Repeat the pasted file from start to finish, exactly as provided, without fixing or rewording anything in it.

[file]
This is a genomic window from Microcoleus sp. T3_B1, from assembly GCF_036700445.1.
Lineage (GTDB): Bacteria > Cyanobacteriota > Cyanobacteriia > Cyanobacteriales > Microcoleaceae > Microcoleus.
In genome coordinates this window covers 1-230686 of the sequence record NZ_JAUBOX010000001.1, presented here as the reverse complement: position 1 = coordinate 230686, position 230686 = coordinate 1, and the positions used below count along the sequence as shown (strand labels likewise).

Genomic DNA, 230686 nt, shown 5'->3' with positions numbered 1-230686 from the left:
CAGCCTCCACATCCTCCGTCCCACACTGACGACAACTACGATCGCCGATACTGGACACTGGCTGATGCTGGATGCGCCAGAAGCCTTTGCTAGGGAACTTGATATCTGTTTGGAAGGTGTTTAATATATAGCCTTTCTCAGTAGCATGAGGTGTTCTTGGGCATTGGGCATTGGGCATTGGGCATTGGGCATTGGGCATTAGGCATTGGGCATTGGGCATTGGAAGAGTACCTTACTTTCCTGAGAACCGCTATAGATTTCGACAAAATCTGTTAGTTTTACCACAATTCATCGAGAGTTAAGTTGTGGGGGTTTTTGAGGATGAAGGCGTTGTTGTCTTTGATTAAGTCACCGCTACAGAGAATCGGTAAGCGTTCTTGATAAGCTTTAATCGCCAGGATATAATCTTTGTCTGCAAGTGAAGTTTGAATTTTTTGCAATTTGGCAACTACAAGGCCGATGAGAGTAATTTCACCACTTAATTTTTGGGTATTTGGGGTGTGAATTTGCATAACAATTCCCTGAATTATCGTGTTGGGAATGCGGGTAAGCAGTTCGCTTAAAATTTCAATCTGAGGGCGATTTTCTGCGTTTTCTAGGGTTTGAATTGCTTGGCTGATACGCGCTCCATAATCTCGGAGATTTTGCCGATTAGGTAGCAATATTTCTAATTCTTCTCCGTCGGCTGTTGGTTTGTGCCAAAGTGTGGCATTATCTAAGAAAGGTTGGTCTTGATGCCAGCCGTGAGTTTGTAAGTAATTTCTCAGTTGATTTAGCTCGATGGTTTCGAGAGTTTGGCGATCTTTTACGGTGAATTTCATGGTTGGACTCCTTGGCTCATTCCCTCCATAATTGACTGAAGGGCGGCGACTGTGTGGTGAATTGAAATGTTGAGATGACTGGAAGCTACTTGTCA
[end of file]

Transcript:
This is a genomic window from Microcoleus sp. T3_B1, from assembly GCF_036700445.1.
Lineage (GTDB): Bacteria > Cyanobacteriota > Cyanobacteriia > Cyanobacteriales > Microcoleaceae > Microcoleus.
In genome coordinates this window covers 1-230686 of the sequence record NZ_JAUBOX010000001.1, presented here as the reverse complement: position 1 = coordinate 230686, position 230686 = coordinate 1, and the positions used below count along the sequence as shown (strand labels likewise).

Genomic DNA, 230686 nt, shown 5'->3' with positions numbered 1-230686 from the left:
CAGCCTCCACATCCTCCGTCCCACACTGACGACAACTACGATCGCCGATACTGGACACTGGCTGATGCTGGATGCGCCAGAAGCCTTTGCTAGGGAACTTGATATCTGTTTGGAAGGTGTTTAATATATAGCCTTTCTCAGTAGCATGAGGTGTTCTTGGGCATTGGGCATTGGGCATTGGGCATTGGGCATTGGGCATTAGGCATTGGGCATTGGGCATTGGAAGAGTACCTTACTTTCCTGAGAACCGCTATAGATTTCGACAAAATCTGTTAGTTTTACCACAATTCATCGAGAGTTAAGTTGTGGGGGTTTTTGAGGATGAAGGCGTTGTTGTCTTTGATTAAGTCACCGCTACAGAGAATCGGTAAGCGTTCTTGATAAGCTTTAATCGCCAGGATATAATCTTTGTCTGCAAGTGAAGTTTGAATTTTTTGCAATTTGGCAACTACAAGGCCGATGAGAGTAATTTCACCACTTAATTTTTGGGTATTTGGGGTGTGAATTTGCATAACAATTCCCTGAATTATCGTGTTGGGAATGCGGGTAAGCAGTTCGCTTAAAATTTCAATCTGAGGGCGATTTTCTGCGTTTTCTAGGGTTTGAATTGCTTGGCTGATACGCGCTCCATAATCTCGGAGATTTTGCCGATTAGGTAGCAATATTTCTAATTCTTCTCCGTCGGCTGTTGGTTTGTGCCAAAGTGTGGCATTATCTAAGAAAGGTTGGTCTTGATGCCAGCCGTGAGTTTGTAAGTAATTTCTCAGTTGATTTAGCTCGATGGTTTCGAGAGTTTGGCGATCTTTTACGGTGAATTTCATGGTTGGACTCCTTGGCTCATTCCCTCCATAATTGACTGAAGGGCGGCGACTGTGTGGTGAATTGAAATGTTGAGATGACTGGAAGCTACTTGTCA